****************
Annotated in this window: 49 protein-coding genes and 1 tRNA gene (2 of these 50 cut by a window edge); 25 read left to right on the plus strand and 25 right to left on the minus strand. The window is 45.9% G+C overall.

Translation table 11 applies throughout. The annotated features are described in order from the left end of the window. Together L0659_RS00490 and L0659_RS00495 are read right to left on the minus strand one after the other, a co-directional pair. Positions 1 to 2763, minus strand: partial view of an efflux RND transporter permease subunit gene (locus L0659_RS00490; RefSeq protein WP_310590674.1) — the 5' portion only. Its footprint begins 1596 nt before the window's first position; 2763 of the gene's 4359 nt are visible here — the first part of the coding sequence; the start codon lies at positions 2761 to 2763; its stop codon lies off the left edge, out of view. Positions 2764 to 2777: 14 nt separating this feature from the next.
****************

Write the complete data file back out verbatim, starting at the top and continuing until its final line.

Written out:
Annotated in this window: 49 protein-coding genes and 1 tRNA gene (2 of these 50 cut by a window edge); 25 read left to right on the plus strand and 25 right to left on the minus strand. The window is 45.9% G+C overall.

Translation table 11 applies throughout. The annotated features are described in order from the left end of the window. Together L0659_RS00490 and L0659_RS00495 are read right to left on the minus strand one after the other, a co-directional pair. Positions 1 to 2763, minus strand: partial view of an efflux RND transporter permease subunit gene (locus L0659_RS00490; RefSeq protein WP_310590674.1) — the 5' portion only. Its footprint begins 1596 nt before the window's first position; 2763 of the gene's 4359 nt are visible here — the first part of the coding sequence; the start codon lies at positions 2761 to 2763; its stop codon lies off the left edge, out of view. Positions 2764 to 2777: 14 nt separating this feature from the next.